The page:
Amphitheater of Madness
The best part about being a creative type is the ability to detach from reality. However, at the ripe age of 42, if I decide to take a trip to Neverland, I must return home before dark. My responsibilities of family and ministry give me healthy limitations, but I do believe a whimsical spirit keeps the eyes undefeated, along with a good piece of fictional literature.
The mind is a beautiful thing to waste, if it means subjecting it to an epic Sci-fi story. When I was younger I can remember forcing myself to believe in U.F.O.’s. I can still recall the frustration I had with God for ever denying me the experience of being abducted by aliens. I would have been happy with just one account. Those unanswered prayers, I would think, contributed to my deism later on in life. Even now when I read in the Bible that we are aliens who are not of this world, it sparks a bit of hope that by some chance I could at least have the opportunity to feel extraterrestrial from time to time. However, this is unlikely being that I am very orthodox in my theology, but I did find a great alternative in Ray Bradbury.
I remember the first time I let this author slowly loosen the gears in my head—one bolt at a time until my whole brain rattled loose on its own. Bradbury starts off by sailing one word at a time across a person’s sphere of thought. Harmless, until those words eventually develop into some sort of black hole that begins to rest at back of your mind. It gradually siphons the gravitational pull that’s attached to your sanity. I think he purposely knocks your equilibrium off of its axis so that you no longer have the motor skills to shut the spine of his book. So you see why, after putting one of his novels down, I always felt like I just had a frontal lobotomy. You especially feel this way after realizing that Mr. Bradbury had no intentions of ever putting any parts back together that happened to fall into the cracks of your cerebellum floor. If you’ve ever read The Illustrated Man, you understand.
Can you imagine if Bradbury was actually hypnotizing some of us through his writings? A call to subconsciousness if you will. Well, you might be sure of it after my last three paragraphs. Nonetheless, it’s not a far stretch for someone like me to imagine those tattoos beginning to appear on my skin as the sun begins to set on the cheek bones of the earth. How exciting to fall asleep every night as my body becomes an amphitheater of madness.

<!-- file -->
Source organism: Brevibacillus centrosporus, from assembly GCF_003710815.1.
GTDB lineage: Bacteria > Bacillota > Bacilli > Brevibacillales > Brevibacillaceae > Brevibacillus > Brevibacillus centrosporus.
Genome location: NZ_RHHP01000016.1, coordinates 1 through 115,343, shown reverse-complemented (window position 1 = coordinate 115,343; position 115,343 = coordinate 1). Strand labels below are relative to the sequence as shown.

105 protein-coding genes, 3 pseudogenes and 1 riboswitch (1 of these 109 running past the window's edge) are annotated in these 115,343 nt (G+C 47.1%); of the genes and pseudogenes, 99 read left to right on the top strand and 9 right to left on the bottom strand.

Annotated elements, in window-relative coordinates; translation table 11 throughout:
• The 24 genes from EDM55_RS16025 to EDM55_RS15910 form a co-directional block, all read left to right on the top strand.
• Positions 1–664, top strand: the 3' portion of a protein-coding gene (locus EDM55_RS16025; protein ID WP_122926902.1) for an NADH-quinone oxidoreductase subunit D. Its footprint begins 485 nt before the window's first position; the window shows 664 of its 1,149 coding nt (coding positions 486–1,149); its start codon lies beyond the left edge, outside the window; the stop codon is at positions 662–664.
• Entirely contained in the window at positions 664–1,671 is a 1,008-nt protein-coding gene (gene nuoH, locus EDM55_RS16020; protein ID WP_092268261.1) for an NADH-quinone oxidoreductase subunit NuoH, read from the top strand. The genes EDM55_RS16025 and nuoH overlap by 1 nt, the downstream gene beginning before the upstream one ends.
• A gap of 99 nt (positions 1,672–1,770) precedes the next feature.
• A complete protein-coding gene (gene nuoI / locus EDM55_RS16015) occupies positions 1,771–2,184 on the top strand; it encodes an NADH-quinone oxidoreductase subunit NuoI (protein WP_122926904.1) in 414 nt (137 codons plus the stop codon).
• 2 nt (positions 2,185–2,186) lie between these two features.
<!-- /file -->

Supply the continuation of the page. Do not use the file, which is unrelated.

See, I was getting lost in my head again. I am an analytical person’s nightmare I would guess, and the imp in me is perfectly fine with that. However, before anyone starts to ask if I’ve taken my meds today, I must spoil the fun and admit that my logic does kick in right after I close the pages of a science-fiction book—well, soon after I close it. Like most people, I understand the genre of the book that I am reading. And although my whimsical spirit has this love-hate relationship with the rules of hermeneutics, I do abide by them. Those who refute these rules are truly lunatics, and that profile is reserved for those who are unconsciously captivated when reading The Catcher in the Rye.
Let us pretend no one ever told me that Bradbury’s books were fiction in genre? I might have figured it out sooner or later, but imagine if after every chapter I couldn’t click back to reality—like a kid with Santa Claus. Oh, how wonderful of a playground that would be (at first), but like St. Nick’s flying reindeer, not very practical, logical, or Biblical.
As you can see, genre is important when reading a book, and even more so when picking up a Bible. Did you know that not all 66 books were written in the same genre? When moving from Isaiah to Galatians, we have to switch the gears in our head…. or run the risk of rattling them loose. You mustn’t read Genesis (a book of history) like a Ray Bradbury story. Most of the heresies alive today, dispensationalism for example, have come strictly from bad hermeneutics. Pure deception. But what’s stranger than fiction is when folks read a book from the Bible that is prophetic in nature (Daniel) as if it was an epistle/instructional (James). The world and the church alike deems these people lunatics, and rightfully so. But if these same lunatics read a book that is historical in genre (Genesis), and then interpret it like a book of poetry (as Michael Gungor has), they are deemed intellectuals. So talent covers a multitude of crazy? This is nothing more than a 6th grade English mistake, and an erroneous one at that.
I love to read and encourage people to pick up a book to color the walls of their mind, but if you do not consider genre when reading, and especially when reading the different books of the Bible, it might be you that we find on the bottom floor of your cerebellum looking for loose parts. This is all to say, learn the different genres of each book of the Bible before you take a stab at its interpretation, but if not, do us all a favor, and stay away from The Catcher in the Rye.